Weekly Cannabis News Roundup

Sarah Francey Blog, Weekly Roundup Leave a Comment

With so much changing day-to-day with medical cannabis and the looming legalization date in Canada, it can be easy to miss some of the updates. We publish weekly recap blogs of the top stories from the cannabis world, so you can stay in the know.

News cycle for May 28 to June 3, 2018:

  • CBD may assist in smoking cessation: In the past few years, there have been two very interesting studies on CBD to quit smoking, both performed by the University College London. Researchers found that those using the CBD inhaler reduced their cigarette intake by 40 percent. The significance of these studies is that CBD to quit smoking might work on a few different levels. Quitting smoking is more than overcoming a physical addiction, it’s also the process of breaking a habit, which is difficult and stress-inducing. But smoking CBD-rich flower or vaping a CBD-dominant cannabis oil could both relieve anxiety as well fulfill a missing habit, the actual inhalation of a substance to relax.
  • Studies suggest that medicinal cannabis use can help mitigate symptoms of PTSD: Based on cross-country data from Statistics Canada, the observational study by researchers at the British Columbia Centre for Substance Use shows that Canadians with PTSD who use medicinal cannabis are 60 per cent to 65 per cent less likely to have major depressive episodes or thoughts of suicide compared with those who do not treat their symptoms with medical marijuana. “It’s not that marijuana is the cure … it’s simply a good option for the guys who have failed on pharmaceuticals,” Dr. Smith said. “It’s a significant stabilizing therapy to allow other therapies to then take place and allow a much better quality of life for the patient.”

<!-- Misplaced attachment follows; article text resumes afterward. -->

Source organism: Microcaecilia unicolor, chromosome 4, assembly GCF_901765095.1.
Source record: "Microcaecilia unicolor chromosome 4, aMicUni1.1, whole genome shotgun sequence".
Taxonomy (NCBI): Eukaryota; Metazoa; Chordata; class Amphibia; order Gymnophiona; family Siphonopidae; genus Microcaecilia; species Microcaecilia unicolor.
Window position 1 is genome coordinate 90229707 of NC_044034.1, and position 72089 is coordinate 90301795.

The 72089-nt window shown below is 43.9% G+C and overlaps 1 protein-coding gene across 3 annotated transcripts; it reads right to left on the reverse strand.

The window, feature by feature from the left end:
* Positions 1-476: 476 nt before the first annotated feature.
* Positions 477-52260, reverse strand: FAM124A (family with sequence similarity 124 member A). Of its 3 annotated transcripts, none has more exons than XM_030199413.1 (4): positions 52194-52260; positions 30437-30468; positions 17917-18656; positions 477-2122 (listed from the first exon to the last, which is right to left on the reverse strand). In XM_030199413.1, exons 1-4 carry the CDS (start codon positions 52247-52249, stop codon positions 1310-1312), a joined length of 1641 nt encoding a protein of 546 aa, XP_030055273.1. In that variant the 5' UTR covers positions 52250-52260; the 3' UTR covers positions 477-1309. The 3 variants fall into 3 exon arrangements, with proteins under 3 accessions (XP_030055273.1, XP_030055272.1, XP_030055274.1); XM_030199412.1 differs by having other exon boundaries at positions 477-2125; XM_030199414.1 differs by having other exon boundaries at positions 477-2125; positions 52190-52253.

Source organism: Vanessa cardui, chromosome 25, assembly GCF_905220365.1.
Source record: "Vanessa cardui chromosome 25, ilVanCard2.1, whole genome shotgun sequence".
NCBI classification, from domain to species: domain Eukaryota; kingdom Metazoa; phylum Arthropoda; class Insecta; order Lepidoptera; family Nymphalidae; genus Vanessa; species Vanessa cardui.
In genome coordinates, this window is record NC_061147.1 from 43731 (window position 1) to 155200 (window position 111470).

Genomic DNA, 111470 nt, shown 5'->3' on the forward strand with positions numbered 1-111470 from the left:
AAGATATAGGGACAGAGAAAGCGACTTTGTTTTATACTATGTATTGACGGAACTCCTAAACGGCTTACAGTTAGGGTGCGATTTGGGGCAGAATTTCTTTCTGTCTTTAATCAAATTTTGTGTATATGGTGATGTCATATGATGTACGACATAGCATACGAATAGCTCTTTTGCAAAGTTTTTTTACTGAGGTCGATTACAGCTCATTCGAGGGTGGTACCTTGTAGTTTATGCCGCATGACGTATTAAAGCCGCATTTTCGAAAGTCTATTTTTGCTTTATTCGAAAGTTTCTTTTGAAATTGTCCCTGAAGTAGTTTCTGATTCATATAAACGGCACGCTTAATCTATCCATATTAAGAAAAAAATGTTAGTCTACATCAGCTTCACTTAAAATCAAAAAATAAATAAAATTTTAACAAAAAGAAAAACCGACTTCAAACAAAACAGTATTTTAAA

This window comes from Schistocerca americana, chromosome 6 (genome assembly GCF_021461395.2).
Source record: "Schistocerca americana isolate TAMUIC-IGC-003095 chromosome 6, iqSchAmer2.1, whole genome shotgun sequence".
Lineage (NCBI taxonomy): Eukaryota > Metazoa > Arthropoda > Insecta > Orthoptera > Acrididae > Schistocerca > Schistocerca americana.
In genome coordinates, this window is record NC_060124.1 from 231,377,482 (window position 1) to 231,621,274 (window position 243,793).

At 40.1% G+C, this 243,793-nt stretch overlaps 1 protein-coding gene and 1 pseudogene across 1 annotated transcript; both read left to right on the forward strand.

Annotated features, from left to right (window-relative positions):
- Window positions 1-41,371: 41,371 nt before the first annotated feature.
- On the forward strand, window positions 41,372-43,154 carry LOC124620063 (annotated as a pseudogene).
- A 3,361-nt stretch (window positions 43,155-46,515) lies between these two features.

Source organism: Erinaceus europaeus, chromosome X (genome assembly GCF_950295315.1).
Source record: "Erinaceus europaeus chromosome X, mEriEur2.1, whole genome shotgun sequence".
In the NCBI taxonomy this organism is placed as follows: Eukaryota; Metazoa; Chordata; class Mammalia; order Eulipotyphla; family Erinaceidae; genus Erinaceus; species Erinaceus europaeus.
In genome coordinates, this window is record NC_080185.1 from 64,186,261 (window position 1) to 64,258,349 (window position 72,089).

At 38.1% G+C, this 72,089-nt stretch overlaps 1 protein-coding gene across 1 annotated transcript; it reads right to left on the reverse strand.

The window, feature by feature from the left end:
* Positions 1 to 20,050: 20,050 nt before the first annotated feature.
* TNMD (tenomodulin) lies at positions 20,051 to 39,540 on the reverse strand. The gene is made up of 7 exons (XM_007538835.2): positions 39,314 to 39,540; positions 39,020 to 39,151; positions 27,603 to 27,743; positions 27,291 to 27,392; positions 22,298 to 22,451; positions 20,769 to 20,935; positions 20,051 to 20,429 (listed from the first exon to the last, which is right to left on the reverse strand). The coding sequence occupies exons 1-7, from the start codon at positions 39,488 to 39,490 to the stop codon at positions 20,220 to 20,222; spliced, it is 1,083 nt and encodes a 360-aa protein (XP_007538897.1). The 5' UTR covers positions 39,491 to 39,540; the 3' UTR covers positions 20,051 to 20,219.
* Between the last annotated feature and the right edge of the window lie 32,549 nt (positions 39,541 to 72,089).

• The cannabis experience from the U.S. tells us the kids will be all right: For all the rhetoric about the potential harms of legalized cannabis – especially from the Canadian Senate – the objective evidence from the jurisdictions that have lived with it for years is that we don’t have much to fear. Before legalization, 17 per cent of Grade 10 students in Washington State said they had smoked pot in the previous month. Four years later, 17 per cent of Grade 10 students say they have smoked pot in the previous month. Dr. Wolk said that the most reassuring news for lawmakers in Canada is that legalization of cannabis has had virtually no impact on public health in Colorado or other states. There has been no appreciable increase in cannabis use, especially in young people, there has been no increase in impaired driving.
  • Cannabis is providing some relief to people suffering from Lyme disease in Massachusetts: While its no cure to the debilitating illness that’s commonly spread by ticks, cannabis has proven to be a helpful tool for allowing patients to lead a normal life while they recover. Denver-based physician Daniel A. Kinderlehrer says many of the patients he treats have seen benefits from medical marijuana as well. He sites the drug’s anti-inflammatory properties as well as it’s ability to stimulate appetite and increase mood as some of the main reasons for its use. But he says patients should not see cannabis as a cure-all for Lyme disease.


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